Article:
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Avoiding the Pitfalls of Preliminary and Principal Agreements - International Law Office

International Law Office

Corporate Finance/M&A - Ukraine

Avoiding the Pitfalls of Preliminary and Principal Agreements

June 11 2008

One of the most crucial issues in mergers and acquisitions is the conclusion of the principal agreement to the deal, usually for the sale and purchase of shares or assets.

In general, the process of finalizing the main agreement goes through several stages, including:

  • working out and signing a letter of intent or a memorandum of understanding;
  • making a binding offer to conclude a principal agreement; and
  • concluding the principal agreement.

As a rule, all Ukrainian M&A deals go through these stages; the process is regulated by the Civil Code and the Commercial Code. However, foreign investors in particular may be unaware that a preliminary agreement, which specifies the mutual rights and obligations of the parties regarding the conclusion of a principal agreement and the completion of the entire transaction, is considered a binding document under the Civil Code. As the preliminary agreement obliges the parties to sign a principal agreement in future, it should contain all of the essential provisions of the principal agreement, which must be signed by the parties within the term specified in the preliminary agreement. In certain circumstances the law may limit the period within which the principal agreement must be signed. A preliminary agreement must be concluded in the form specified by legislation for the principal agreement. Concluding such an agreement prevents the parties from changing the essential conditions of the principal agreement (eg, the price or the list of assets to be sold).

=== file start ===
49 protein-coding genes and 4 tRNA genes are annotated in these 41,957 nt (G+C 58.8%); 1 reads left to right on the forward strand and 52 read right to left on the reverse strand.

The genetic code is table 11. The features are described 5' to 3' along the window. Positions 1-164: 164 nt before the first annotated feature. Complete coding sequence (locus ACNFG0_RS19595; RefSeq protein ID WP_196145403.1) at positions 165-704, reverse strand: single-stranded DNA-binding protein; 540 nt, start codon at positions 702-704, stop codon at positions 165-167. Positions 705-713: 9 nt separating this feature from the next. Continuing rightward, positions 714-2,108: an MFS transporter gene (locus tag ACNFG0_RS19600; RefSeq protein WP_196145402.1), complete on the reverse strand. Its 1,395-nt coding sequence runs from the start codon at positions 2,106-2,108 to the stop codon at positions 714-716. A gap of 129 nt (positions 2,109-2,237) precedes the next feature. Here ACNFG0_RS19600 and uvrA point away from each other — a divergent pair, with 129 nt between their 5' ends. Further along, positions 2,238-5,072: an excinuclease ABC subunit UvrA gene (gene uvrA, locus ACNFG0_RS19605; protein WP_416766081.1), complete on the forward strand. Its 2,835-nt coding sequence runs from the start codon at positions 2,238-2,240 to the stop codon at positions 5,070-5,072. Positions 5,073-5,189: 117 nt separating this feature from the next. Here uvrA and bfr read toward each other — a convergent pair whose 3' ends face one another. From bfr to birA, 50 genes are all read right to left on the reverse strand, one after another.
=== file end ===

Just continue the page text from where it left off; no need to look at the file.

If a party seeks to avoid or delay the signing of the principal agreement once the preliminary agreement has been signed, it must compensate the other party for all expenses incurred as a result of the delay. If the principal agreement is not signed within the term stipulated by the preliminary agreement, or if neither party sends the other party an offer to sign the principal agreement, the preliminary agreement ceases to be valid.

Unlike the M&A regimes in many other jurisdictions, Ukrainian law does not give parties the option of concluding a binding agreement to observe particular provisions of the letter of intent; this includes provisions relating to confidentiality and non-disclosure. If the parties have not signed the principal agreement, they are not bound by the provisions of the letter of intent. Therefore, if the parties wish to be bound by confidentiality and non-disclosure provisions, they should sign a non-disclosure agreement.

For further information on this topic please contact Timur Bondaryev at Arzinger & Partners by telephone (+380 44 390 5533) or by fax (+380 44 390 5540) or by email (timur.bondaryev@arzinger.ua).

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